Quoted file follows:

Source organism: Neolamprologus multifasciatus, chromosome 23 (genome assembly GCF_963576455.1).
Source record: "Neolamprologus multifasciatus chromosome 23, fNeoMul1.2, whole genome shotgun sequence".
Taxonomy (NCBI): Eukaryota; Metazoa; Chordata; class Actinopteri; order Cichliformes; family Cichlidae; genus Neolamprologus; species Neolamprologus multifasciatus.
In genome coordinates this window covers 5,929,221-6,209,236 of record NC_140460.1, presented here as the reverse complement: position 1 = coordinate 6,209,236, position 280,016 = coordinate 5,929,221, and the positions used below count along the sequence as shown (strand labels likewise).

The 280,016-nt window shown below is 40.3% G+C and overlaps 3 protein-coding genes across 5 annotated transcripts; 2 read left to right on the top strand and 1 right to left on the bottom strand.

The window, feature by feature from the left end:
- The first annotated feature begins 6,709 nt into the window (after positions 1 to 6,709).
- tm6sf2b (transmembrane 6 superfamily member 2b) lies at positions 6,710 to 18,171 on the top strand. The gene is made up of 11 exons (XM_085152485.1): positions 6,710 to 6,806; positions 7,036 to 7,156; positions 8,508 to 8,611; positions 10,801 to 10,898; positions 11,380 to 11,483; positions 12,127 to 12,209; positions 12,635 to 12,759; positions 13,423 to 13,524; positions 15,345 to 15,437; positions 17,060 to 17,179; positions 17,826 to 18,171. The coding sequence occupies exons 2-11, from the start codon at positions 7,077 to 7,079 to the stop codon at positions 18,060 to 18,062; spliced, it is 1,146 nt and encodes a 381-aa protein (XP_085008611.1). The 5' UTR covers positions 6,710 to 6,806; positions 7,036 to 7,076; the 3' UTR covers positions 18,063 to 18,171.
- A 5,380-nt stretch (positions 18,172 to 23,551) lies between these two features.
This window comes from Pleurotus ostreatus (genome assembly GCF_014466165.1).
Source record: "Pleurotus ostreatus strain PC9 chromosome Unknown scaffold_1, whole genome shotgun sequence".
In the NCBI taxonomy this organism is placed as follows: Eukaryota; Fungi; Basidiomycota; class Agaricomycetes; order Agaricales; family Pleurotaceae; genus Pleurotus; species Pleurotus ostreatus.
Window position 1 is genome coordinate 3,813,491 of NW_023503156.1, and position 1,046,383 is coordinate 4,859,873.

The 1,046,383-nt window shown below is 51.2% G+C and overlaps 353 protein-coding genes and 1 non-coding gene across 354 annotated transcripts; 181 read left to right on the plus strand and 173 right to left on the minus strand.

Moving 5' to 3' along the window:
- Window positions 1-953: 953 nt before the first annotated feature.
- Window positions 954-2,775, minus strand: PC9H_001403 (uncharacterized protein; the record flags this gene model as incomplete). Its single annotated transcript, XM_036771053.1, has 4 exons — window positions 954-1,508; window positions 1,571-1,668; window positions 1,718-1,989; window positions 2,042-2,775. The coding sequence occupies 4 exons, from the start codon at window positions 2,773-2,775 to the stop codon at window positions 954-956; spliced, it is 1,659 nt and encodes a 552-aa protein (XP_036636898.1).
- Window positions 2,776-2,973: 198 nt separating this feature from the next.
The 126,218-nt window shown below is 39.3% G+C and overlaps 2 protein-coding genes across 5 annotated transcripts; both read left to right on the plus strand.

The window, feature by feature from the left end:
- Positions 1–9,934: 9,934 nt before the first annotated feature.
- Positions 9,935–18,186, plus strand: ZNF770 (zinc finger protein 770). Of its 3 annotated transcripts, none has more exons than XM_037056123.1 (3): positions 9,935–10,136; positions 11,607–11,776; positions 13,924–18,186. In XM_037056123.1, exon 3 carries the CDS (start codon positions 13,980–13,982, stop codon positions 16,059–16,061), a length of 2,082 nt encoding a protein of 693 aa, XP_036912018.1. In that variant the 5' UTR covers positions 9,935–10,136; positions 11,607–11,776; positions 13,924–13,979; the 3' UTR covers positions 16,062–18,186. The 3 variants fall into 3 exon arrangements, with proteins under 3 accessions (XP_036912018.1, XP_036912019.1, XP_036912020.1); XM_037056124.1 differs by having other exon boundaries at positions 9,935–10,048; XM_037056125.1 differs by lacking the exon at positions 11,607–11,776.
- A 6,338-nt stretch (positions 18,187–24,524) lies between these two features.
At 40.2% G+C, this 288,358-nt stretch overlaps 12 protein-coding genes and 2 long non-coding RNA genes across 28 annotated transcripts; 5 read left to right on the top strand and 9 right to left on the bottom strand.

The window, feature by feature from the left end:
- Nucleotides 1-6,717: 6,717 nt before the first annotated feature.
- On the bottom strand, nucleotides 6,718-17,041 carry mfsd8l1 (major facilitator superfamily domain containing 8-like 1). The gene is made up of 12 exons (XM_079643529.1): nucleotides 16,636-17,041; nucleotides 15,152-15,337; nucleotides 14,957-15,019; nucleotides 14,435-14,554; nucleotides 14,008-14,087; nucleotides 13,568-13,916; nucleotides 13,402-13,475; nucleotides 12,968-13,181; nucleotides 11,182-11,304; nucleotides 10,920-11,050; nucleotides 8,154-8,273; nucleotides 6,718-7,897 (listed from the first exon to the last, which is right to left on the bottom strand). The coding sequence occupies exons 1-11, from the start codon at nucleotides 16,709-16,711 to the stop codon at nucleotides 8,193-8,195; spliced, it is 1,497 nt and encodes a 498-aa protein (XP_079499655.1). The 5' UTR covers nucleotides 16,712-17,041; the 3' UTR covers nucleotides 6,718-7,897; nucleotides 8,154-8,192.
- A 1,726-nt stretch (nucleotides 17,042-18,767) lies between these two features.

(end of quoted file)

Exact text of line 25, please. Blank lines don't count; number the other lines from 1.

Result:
The window, feature by feature from the left end: